The Stork has been working overtime at SUNY Cobleskill, with the delivery of quintuplet meat goat kids on March 12. The litter of kids weighed a total of 27.3 pounds and includes two doe kids, weighing 3.1 and 4.1 pounds, and three buck kids, a bit more hefty, weighing in at 5.1, 6.9, and 8.1 pounds. The solid white doe, a Kiko-sired crossbred, and her litter of kids, all born unassisted, have been affectionately named Snow White and the Five Dwarfs. [Read more…]
Cornell Cooperative Extension recently presented a poultry marketing meeting, which addressed whether pastured poultry producers may best be served through some form of cooperative system: for marketing; processing; purchasing inputs; or even frozen product storage space.
CCE of St. Lawrence County has obtained a grant, from the Northeast Center for Risk Management Education, to study the production of chicken in hoop houses, in an effort to scale-up poultry production in Northern New York State. Betsy Hodge, CCE Livestock Educator, is involved with the project, along with extension agent Brent Buchanan. [Read more…]
by Sally Colby
Anyone involved with food production has likely heard about the proposed Food Safety Modernization Act (FSMA), the most comprehensive makeover of the nation’s food safety laws. With numerous listening sessions in the books and the comment period for the livestock feed rule drawing to a close, numerous questions remain unanswered. [Read more…]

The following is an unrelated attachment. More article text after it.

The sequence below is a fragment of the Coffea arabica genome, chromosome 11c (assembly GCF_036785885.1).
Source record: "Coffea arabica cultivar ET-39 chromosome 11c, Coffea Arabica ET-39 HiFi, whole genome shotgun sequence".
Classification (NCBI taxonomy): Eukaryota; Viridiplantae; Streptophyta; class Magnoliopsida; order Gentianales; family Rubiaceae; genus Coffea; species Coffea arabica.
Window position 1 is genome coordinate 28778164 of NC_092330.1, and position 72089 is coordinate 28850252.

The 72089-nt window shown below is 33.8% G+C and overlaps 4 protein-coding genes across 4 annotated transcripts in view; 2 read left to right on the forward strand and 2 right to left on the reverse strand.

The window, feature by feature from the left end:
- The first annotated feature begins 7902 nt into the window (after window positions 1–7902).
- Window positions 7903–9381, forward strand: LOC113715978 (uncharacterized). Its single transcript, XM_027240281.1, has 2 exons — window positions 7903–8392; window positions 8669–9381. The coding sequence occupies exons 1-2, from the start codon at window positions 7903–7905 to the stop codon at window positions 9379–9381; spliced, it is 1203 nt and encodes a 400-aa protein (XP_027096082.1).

Are you a Massachusetts farmer that wants to sell your product to a school and don’t know how to do it? Are you a Massachusetts school food service provider and want to know how to connect to a local farmer to provide your wares? All it takes is a phone call to the Amherst-based Massachusetts Farm to School Project to connect you to each other.
For the past three weeks, Michael DeChiara, resident of Shutesbury, MA, has been immersing himself in his new role as the project’s new executive director, overseeing their vital connection as intermediary since Dec. 2. [Read more…]
There are many who attend the annual Cattle Feeder Days at Lancaster’s Farm and Home Center to hear retired Penn State economist Lou Moore’s fairly close to unerring predictions about what to expect in the coming year. When Cheryl Fairbairn, Penn State Extension Livestock Team, stepped to the microphone this year to say that Lou would not be in attendance, an audible groan from the audience aptly reflected the collective mood at Moore’s absence. Only on the previous night did he communicate that his wife and sons persuaded him not to make the two hour car trip alone, that his 80-plus years could prove to be a liability. But Fairbairn read what Moore would have told his audience had he been there in person: It’s going to be a good year overall. [Read more…]